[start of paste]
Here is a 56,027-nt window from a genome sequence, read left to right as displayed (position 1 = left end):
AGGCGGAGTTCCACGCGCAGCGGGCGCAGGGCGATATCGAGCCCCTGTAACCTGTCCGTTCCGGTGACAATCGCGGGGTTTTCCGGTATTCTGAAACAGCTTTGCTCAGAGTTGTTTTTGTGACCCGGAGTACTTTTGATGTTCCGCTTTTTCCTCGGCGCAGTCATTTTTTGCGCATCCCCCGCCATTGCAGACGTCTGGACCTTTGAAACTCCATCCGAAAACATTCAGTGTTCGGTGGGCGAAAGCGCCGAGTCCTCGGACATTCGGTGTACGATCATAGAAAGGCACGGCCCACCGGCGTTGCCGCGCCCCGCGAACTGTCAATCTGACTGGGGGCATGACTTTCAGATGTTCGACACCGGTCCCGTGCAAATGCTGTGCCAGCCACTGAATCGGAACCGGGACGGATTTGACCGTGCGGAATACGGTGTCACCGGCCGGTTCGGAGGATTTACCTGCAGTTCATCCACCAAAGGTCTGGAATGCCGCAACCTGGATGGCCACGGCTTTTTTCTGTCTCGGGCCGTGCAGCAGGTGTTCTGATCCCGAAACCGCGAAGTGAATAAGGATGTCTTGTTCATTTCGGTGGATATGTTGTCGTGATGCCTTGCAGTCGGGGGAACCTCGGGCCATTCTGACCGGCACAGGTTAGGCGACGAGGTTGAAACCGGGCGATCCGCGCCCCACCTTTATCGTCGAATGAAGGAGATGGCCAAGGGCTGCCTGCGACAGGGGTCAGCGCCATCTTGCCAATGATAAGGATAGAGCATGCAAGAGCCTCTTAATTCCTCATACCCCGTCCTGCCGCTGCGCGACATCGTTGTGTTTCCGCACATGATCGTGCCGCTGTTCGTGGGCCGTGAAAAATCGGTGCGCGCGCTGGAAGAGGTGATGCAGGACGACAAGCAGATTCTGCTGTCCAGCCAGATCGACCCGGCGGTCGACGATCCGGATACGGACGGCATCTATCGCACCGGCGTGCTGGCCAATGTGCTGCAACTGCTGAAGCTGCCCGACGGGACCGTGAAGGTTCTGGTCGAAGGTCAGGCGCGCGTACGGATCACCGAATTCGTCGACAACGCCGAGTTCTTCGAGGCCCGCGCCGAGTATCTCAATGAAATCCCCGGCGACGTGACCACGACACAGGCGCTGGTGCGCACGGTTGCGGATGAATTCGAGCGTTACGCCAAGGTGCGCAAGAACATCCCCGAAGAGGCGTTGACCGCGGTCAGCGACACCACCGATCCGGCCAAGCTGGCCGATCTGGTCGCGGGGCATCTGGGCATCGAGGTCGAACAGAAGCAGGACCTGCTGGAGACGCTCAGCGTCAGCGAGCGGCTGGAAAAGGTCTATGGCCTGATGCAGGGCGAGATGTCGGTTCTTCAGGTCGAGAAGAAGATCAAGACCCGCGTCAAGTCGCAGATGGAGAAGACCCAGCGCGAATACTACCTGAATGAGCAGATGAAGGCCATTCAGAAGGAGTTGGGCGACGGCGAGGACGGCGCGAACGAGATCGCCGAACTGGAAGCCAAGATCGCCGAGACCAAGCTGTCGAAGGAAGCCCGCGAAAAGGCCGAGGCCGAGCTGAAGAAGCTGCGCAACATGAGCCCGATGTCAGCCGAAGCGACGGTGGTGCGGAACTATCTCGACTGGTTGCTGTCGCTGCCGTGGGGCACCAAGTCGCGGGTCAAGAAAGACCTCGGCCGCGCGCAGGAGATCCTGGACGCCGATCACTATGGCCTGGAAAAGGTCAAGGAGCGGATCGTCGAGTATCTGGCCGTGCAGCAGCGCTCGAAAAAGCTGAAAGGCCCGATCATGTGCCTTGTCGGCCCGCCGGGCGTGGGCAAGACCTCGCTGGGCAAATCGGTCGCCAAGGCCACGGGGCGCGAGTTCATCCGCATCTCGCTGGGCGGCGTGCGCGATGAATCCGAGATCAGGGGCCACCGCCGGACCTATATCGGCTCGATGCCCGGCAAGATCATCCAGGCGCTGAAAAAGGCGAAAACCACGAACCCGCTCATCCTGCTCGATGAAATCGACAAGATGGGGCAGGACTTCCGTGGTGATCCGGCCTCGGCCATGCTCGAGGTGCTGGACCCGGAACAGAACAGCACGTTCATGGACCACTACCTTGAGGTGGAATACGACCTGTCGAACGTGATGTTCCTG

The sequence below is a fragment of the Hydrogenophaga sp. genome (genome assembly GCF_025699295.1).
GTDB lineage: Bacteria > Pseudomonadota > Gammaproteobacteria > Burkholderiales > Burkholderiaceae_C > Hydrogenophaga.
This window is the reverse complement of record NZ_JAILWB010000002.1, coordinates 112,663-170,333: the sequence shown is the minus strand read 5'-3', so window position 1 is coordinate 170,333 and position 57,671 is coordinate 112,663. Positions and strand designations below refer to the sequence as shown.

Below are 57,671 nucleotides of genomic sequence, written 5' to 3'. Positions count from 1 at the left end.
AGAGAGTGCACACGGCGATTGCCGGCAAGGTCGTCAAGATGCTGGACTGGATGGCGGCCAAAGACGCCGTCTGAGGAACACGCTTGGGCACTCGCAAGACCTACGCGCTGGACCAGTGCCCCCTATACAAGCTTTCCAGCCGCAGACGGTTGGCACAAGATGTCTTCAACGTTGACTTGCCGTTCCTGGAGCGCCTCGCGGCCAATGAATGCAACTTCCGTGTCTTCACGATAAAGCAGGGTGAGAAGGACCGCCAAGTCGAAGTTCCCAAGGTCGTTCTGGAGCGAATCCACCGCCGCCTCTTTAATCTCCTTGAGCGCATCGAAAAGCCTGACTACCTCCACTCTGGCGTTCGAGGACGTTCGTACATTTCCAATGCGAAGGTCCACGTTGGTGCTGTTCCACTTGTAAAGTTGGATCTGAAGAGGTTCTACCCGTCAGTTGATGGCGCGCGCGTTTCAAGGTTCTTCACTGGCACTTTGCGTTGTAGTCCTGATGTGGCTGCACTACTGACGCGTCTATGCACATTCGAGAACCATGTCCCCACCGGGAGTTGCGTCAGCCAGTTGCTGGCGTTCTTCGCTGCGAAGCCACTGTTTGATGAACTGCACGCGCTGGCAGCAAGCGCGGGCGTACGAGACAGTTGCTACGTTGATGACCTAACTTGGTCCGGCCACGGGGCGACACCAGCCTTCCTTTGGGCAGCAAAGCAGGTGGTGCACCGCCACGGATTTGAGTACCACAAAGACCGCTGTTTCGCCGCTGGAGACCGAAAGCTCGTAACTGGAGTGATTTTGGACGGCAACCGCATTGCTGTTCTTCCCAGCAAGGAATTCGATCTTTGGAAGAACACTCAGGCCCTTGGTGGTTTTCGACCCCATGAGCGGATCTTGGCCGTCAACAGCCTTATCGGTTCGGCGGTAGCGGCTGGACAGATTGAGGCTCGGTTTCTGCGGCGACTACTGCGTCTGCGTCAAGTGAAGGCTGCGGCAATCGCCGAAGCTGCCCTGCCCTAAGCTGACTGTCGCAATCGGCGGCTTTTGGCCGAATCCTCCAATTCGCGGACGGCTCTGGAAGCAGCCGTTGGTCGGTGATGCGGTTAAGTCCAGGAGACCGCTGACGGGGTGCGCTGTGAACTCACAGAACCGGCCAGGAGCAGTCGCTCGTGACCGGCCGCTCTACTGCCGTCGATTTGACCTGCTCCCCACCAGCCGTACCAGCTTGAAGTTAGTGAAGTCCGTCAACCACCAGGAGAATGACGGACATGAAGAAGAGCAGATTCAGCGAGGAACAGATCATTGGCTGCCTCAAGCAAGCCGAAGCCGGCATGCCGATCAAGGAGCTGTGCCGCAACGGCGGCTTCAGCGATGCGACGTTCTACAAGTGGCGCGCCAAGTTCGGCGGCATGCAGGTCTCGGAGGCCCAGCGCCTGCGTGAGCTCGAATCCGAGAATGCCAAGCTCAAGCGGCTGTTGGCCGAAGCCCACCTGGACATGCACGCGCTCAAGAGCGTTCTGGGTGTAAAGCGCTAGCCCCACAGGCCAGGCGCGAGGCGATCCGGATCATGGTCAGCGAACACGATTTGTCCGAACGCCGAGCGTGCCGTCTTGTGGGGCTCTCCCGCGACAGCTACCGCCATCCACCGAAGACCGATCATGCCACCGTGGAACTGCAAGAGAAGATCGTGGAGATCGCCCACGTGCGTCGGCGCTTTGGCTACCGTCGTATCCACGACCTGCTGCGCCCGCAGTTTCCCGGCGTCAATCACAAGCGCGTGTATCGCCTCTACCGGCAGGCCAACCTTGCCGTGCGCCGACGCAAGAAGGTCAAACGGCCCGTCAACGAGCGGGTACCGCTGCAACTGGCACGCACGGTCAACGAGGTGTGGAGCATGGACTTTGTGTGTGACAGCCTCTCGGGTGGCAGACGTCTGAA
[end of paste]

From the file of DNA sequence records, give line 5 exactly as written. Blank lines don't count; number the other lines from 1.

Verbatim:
This window is the reverse complement of record NZ_JAILWB010000002.1, coordinates 112,663-170,333: the sequence shown is the minus strand read 5'-3', so window position 1 is coordinate 170,333 and position 57,671 is coordinate 112,663. Positions and strand designations below refer to the sequence as shown.